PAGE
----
The eschatological character of Christ's Kingdom in its unity with the Kingdom of God has proved decisive for its relation to the church, as well as for the political structuring of a Christianly determined society. It is no less significant for understanding the cosmic aspect of Christ's Lordship, as will be shown in the next two sections.
The rediscovery since the turn of the century of the eschatological character of Jesus' own message as well as of the message of primitive Christianity makes it possible today to bring to bear, even in dogmatics, the fundamental eschatological element of the faith in the Lordship of Christ in new radically, in contrast to its neglect since the early church.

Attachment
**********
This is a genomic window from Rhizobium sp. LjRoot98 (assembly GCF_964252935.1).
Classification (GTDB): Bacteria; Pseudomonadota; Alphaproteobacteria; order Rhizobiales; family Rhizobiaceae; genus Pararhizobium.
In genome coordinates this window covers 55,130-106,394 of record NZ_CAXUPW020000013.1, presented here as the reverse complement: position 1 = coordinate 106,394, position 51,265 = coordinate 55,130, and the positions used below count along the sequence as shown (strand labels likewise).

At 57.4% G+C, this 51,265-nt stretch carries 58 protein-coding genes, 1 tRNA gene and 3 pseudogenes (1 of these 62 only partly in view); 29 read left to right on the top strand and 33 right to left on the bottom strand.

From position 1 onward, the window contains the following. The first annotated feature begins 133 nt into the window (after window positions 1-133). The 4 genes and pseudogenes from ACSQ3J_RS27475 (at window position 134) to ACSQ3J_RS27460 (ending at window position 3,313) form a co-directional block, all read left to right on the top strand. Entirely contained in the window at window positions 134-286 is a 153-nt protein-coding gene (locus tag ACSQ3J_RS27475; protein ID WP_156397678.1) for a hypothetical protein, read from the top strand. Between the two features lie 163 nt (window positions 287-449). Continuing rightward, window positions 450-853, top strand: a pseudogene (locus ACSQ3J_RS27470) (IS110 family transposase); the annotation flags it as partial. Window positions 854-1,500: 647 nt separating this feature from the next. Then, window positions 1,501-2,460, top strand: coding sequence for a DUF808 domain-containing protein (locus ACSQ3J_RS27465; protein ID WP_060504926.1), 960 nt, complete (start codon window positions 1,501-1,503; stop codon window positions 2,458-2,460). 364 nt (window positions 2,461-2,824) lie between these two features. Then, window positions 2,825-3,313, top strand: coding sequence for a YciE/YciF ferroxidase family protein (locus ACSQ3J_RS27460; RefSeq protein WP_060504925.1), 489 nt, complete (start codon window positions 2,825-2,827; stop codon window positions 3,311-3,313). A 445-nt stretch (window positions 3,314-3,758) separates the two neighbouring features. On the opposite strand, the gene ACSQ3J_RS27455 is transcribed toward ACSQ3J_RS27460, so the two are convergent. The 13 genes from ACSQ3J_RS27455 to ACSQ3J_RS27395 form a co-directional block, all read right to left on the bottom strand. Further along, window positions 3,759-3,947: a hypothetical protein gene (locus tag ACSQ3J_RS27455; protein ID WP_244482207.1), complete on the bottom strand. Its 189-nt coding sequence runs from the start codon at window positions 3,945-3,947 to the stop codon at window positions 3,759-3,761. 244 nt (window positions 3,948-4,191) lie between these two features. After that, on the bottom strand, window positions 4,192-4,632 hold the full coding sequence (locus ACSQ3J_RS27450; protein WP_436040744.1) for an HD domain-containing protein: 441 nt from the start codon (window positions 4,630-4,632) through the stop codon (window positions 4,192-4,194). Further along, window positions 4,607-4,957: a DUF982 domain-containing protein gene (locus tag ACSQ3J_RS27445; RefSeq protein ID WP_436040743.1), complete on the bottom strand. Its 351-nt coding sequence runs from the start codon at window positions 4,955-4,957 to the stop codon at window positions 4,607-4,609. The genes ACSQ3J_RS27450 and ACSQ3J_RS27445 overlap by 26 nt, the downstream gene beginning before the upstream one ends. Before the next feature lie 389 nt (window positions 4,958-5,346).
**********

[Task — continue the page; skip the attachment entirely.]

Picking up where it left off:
Accordingly, the orthodox Protestant doctrine of the three forms of the Kingdom of Christ as regnum potentiae, regnum gratiae, and regnum gloriae must be critically revised. There the breadth of eschatological reference was cut short as it became a special theme alongside and following others. Regnum potentiae and regnum gratiae are not to be understood as independent entities subsequently followed by a regnum gloriae. We have already seen that regnum gratiae is not an independent providence of lordship, perhaps identifiable with the institutional church, alongside the coming Kingdom of Christ.
The proclamation of the church, alongside the coming Kingdom of God, which as such-as coming and therefore through faith and hope-is already present in love. The kingdom of power is likewise to be seen wholly at one with the coming kingdom of glory. The kingdom of power is nothing else than the hidden ordering of all things towards the coming Kingdom of God and so toward the preacher of this Kingdom, Jesus of Nazareth. We must now turn our attention especially to this side of the Lordship of Christ.
Wolfhart Pannenberg, Jesus: God and Man, pg 375-378